How is it possible that such a groundbreaking new drug – the first drug designed to be taken chronically by healthy patients – could be approved so quickly?

While recording an interview for an oral history of FNS, Dr. Rock explained that he had grown tired of waiting for the FDA to approve The Pill. He and two officials from Searle flew to Washington D.C. to see if they could speed up the process. Here’s how he explains the encounter:

“The fellow who had charge of it was a thirty-year old practitioner or something in Washington. And he came in the office, and he had all the material – a great stack of stuff on his desk – and he hadn’t even look at it. So we talked about it and he said he would go through it as soon as he could. And I can remember I took off my jacket, stood up… and I went over to the desk. [I said] ‘You have no time. You’ll do it now.’ And he said, ‘Oh alright.’ And so he signed the whatdoyoucallit, and that was it. That made a great impression of the Searle people, that I browbeat the government into taking the final step. But we knew it was all right. I mean I was convinced. My conscience was clear about that.”

Framing the Past

Hormonal birth control has been with us for so many decades that most people assume the question of safety was answered long ago. We forget that the FDA of that day was much different than the agency we know today. Framed by Dr. Rock’s memory of how The Pill was ultimately ‘approved,’ the case can be made that we need to re-evaluate The Pill with fresh eyes. And, we can start with this most basic question, “Are women being properly informed about the risks of hormonal birth control BEFORE being prescribed?”

We Need Your Help

More people than ever are reading Hormones Matter, a testament to the need for independent voices in health and medicine. We are not funded and accept limited advertising. Unlike many health sites, we don’t force you to purchase a subscription. We believe health information should be open to all. If you read Hormones Matter, like it, please help support it. Contribute now.

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This article was published originally on April 6, 2020. 


Birth Control: The More Things Change


The medical and drug industries are notoriously arrogant. While each generation of practitioner may acknowledge the errors of the past, they continue down the path of contemporary errors with an inexplicable faith in their own omniscience. Unfortunately, the magnitude of collateral damage from these mistakes has tended to grow exponentially with each passing generation, but no medical mistake (so far) can match the horrific toll still being wrought by birth control.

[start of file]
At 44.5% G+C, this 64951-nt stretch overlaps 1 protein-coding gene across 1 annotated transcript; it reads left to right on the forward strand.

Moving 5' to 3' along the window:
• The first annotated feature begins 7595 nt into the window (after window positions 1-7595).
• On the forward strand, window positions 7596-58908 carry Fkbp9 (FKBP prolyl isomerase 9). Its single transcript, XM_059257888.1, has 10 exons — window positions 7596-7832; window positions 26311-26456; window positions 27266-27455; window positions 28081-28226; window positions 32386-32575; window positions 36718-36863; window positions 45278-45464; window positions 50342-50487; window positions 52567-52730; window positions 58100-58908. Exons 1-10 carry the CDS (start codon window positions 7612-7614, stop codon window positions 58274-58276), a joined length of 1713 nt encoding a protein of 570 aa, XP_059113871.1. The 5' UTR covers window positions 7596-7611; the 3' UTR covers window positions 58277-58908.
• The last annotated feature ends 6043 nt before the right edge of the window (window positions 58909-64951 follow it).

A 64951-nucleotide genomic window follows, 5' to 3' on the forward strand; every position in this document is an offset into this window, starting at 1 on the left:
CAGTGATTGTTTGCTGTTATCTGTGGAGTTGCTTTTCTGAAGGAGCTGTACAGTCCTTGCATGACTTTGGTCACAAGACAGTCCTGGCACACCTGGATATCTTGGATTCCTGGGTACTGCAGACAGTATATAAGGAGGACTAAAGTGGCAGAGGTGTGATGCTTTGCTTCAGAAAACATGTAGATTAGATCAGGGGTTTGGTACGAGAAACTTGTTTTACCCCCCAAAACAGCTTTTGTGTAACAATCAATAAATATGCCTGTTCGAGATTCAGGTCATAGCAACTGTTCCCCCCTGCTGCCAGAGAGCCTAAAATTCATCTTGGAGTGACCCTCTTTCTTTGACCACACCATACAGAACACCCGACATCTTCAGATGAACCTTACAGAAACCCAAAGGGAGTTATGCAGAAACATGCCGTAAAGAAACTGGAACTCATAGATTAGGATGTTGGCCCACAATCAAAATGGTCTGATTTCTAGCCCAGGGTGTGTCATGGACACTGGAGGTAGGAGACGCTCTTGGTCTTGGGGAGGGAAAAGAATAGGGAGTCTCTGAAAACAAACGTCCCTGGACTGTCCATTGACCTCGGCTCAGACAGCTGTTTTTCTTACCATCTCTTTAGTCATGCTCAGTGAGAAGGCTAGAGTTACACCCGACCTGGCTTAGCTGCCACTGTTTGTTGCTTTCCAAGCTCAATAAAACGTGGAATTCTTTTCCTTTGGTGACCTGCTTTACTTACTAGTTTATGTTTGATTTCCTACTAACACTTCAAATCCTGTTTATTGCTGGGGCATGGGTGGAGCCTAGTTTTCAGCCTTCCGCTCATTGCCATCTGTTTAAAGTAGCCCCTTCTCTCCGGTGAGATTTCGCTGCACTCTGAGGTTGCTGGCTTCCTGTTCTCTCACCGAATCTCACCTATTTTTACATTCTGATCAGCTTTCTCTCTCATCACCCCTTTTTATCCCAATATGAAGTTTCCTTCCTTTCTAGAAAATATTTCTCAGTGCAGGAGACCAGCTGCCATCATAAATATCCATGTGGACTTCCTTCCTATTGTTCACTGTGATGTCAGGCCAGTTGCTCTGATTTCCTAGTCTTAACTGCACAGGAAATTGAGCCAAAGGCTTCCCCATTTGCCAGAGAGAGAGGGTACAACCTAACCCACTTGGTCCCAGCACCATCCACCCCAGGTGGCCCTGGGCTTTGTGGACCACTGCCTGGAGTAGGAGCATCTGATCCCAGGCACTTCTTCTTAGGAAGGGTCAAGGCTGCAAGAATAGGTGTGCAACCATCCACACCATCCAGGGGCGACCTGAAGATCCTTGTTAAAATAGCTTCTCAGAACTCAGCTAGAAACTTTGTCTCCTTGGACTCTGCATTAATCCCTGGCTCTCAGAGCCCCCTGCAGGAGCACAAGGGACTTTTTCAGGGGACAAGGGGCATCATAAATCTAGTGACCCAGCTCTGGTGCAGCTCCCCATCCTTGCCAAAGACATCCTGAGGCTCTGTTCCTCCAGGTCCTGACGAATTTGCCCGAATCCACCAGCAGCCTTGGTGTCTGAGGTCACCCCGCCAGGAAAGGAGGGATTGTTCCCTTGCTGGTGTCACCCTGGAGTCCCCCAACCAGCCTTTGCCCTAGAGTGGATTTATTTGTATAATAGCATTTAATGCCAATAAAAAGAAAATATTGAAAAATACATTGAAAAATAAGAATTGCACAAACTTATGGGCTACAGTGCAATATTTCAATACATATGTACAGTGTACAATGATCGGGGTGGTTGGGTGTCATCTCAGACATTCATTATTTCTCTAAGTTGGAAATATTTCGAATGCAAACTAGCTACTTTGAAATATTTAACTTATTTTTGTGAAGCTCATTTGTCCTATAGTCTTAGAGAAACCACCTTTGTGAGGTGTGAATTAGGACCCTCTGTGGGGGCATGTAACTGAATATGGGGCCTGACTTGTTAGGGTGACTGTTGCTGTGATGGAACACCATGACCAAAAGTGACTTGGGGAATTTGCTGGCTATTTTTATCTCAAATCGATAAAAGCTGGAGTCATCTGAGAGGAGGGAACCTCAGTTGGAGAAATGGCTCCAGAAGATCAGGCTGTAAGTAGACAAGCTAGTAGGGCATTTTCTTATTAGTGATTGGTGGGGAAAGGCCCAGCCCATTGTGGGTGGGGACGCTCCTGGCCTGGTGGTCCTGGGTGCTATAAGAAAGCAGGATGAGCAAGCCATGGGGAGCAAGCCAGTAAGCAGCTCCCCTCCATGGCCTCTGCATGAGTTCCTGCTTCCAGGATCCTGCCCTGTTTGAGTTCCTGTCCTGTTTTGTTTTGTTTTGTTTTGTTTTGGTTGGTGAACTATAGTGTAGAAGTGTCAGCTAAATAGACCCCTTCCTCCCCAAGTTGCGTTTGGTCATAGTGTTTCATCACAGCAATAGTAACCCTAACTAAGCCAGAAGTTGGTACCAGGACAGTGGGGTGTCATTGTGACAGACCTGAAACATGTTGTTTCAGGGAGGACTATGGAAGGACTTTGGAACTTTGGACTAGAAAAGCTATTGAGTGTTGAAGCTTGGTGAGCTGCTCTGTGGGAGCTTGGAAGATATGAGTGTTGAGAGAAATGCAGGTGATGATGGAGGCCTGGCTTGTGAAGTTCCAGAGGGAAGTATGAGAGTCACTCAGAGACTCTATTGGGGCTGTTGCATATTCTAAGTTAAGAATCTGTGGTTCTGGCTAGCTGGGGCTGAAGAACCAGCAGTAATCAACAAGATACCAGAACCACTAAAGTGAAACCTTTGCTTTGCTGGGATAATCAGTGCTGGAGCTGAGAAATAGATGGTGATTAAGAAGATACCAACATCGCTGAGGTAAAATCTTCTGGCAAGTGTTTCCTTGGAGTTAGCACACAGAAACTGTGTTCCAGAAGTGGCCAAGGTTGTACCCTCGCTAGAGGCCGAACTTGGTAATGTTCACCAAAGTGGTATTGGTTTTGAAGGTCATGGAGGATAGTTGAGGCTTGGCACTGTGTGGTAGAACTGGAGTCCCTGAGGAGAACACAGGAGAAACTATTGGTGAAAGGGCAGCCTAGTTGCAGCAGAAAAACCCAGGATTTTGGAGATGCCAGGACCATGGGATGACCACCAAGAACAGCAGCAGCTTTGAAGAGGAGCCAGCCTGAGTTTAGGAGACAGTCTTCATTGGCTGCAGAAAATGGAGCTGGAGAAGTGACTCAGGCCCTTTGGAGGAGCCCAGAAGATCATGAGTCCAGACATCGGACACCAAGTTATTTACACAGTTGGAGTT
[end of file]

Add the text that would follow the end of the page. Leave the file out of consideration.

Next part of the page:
Time After Time

We aren’t terribly far removed from doctors promoting the health benefits of smoking cigarettes. Nor, in the grand scheme, has it been that long since leeches and bloodletting passed for cutting edge technology – or perhaps sucking edge.

Reflecting on errors of the past shouldn’t imbue today’s doctors with a sense of supreme knowledge. Instead, it should give them pause to wonder what tomorrow’s doctors may find laughable about their current practices.

The modern doctor may laugh at the doctor who promoted cigarettes, while that doctor laughed at those who promoted lobotomies, as those doctors laughed at snake oil salesmen.

While today’s doctors may have largely discarded lobotomies and leeches, the part that sucks most is that we seem to have lost the art of doing away with antiquated medical dogmas once they’ve been proven unsafe… at least, until lawsuits and settlements tip the balance.

Mea Culpa

The drug companies sit in the shadow of a well-documented history of business practices which promote profits-over-people. Examples like thalidomide, DES, and Vioxx should be enough to call into question this industry’s trustworthiness. Whether it’s greed or hubris, the industry consistently releases new drugs with authoritative assurances regarding their safety, and it’s rare to see them back down from these assertions – even as the courts begin to say otherwise.